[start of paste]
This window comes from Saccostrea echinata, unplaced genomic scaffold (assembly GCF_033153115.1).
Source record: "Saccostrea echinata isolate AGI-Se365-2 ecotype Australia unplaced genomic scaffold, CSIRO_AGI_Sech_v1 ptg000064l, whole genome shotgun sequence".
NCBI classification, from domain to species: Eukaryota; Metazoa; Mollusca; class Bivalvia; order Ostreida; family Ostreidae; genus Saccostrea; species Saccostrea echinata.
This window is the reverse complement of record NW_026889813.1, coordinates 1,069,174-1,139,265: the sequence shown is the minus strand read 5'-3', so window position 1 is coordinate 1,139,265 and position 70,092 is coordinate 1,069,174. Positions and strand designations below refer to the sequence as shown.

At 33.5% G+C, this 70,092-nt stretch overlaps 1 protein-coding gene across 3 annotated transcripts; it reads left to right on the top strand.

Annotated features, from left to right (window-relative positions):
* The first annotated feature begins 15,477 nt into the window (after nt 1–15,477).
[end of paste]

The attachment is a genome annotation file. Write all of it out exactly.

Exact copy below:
This window comes from Saccostrea echinata, unplaced genomic scaffold (assembly GCF_033153115.1).
Source record: "Saccostrea echinata isolate AGI-Se365-2 ecotype Australia unplaced genomic scaffold, CSIRO_AGI_Sech_v1 ptg000064l, whole genome shotgun sequence".
NCBI classification, from domain to species: Eukaryota; Metazoa; Mollusca; class Bivalvia; order Ostreida; family Ostreidae; genus Saccostrea; species Saccostrea echinata.
This window is the reverse complement of record NW_026889813.1, coordinates 1,069,174-1,139,265: the sequence shown is the minus strand read 5'-3', so window position 1 is coordinate 1,139,265 and position 70,092 is coordinate 1,069,174. Positions and strand designations below refer to the sequence as shown.

At 33.5% G+C, this 70,092-nt stretch overlaps 1 protein-coding gene across 3 annotated transcripts; it reads left to right on the top strand.

Annotated features, from left to right (window-relative positions):
* The first annotated feature begins 15,477 nt into the window (after nt 1–15,477).